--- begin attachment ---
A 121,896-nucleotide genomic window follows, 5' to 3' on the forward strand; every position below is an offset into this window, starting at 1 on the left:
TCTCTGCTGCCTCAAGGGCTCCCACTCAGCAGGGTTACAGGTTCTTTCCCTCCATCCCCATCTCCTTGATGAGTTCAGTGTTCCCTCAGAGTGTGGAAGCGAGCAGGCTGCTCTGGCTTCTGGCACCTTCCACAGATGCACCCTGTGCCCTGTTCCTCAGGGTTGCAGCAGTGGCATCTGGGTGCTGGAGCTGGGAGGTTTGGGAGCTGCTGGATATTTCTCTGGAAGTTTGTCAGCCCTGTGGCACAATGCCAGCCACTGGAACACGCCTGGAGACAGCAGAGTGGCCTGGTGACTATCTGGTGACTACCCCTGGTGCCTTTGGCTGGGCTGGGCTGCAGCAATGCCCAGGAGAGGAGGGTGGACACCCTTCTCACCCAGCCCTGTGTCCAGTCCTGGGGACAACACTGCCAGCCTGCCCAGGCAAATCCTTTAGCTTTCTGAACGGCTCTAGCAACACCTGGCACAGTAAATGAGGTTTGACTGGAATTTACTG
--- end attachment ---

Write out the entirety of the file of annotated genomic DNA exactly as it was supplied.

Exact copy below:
A 121,896-nucleotide genomic window follows, 5' to 3' on the forward strand; every position below is an offset into this window, starting at 1 on the left:
TCTCTGCTGCCTCAAGGGCTCCCACTCAGCAGGGTTACAGGTTCTTTCCCTCCATCCCCATCTCCTTGATGAGTTCAGTGTTCCCTCAGAGTGTGGAAGCGAGCAGGCTGCTCTGGCTTCTGGCACCTTCCACAGATGCACCCTGTGCCCTGTTCCTCAGGGTTGCAGCAGTGGCATCTGGGTGCTGGAGCTGGGAGGTTTGGGAGCTGCTGGATATTTCTCTGGAAGTTTGTCAGCCCTGTGGCACAATGCCAGCCACTGGAACACGCCTGGAGACAGCAGAGTGGCCTGGTGACTATCTGGTGACTACCCCTGGTGCCTTTGGCTGGGCTGGGCTGCAGCAATGCCCAGGAGAGGAGGGTGGACACCCTTCTCACCCAGCCCTGTGTCCAGTCCTGGGGACAACACTGCCAGCCTGCCCAGGCAAATCCTTTAGCTTTCTGAACGGCTCTAGCAACACCTGGCACAGTAAATGAGGTTTGACTGGAATTTACTG